Then, in the output circuit 40, the low or high signal wave-shaped by the buffering circuit 31 in the comparison circuit 30 is inverted by the inverter 41 and then applied to a reset terminal R of the flip-flop 42, a set terminal S of which is applied with the output signal from the buffering circuit 31. As a result, the flip-flop 42 outputs the pulse width modulation signal PWMO as shown in FIG. 5F in response to the signals applied respectively to the set and reset terminals S and R thereof.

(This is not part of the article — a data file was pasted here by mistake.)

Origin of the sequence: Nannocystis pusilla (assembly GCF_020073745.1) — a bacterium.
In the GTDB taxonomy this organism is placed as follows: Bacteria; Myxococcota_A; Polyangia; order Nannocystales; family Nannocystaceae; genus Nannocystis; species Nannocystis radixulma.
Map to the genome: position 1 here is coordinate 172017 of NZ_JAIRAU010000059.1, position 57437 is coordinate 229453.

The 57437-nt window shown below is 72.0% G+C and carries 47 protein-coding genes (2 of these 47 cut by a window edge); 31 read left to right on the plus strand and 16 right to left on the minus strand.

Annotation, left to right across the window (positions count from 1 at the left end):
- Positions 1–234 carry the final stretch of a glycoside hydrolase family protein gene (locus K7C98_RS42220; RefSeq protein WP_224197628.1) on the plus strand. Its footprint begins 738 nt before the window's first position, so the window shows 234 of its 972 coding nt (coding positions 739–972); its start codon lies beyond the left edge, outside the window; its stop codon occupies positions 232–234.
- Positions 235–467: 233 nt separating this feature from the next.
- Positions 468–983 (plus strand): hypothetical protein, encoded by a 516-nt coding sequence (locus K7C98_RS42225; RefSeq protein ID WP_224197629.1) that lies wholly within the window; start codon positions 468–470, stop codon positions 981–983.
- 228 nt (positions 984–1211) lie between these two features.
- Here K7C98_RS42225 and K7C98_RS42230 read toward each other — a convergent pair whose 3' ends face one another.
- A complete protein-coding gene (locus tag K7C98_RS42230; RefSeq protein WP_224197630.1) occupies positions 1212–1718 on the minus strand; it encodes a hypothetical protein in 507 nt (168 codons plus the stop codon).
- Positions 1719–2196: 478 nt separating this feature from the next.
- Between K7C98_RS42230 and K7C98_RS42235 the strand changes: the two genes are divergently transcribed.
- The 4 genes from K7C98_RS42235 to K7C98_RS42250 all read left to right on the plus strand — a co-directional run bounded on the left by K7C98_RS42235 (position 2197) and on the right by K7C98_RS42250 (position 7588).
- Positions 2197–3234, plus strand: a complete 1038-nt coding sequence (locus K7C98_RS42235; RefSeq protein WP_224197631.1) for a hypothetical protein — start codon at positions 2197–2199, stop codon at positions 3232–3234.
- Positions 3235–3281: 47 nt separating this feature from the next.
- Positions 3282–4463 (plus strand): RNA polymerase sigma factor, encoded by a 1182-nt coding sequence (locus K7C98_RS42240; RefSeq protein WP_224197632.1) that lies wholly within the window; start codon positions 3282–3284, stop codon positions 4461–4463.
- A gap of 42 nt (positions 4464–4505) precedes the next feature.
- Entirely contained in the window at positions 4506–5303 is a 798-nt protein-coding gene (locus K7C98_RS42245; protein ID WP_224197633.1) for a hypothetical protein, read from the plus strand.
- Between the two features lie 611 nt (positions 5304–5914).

For example, assume that the pulse width data D10-D13 of hexa "3" is applied to the storage circuit 10. In this case, the applied pulse width data D10-D13 of hexa "3" is inverted by the inverting circuit 12 and then applied to the PMOS transistors MP31-MP34 in the comparison circuit 30. Namely, the logical low bits of the inverted pulse width data D10-D13 of hexa "3" are applied to gates of the PMOS transistors MP31 and MP32, resulting in turning-on of the PMOS transistors MP31 and MP32. Also, the logical high bits thereof are applied to gates of the PMOS transistors MP33 and MP34, resulting in turning-off of the PMOS transistors MP33 and MP34. As a result, the source currents of the turned-on PMOS transistors MP31 and MP32 are transferred to the drains thereof.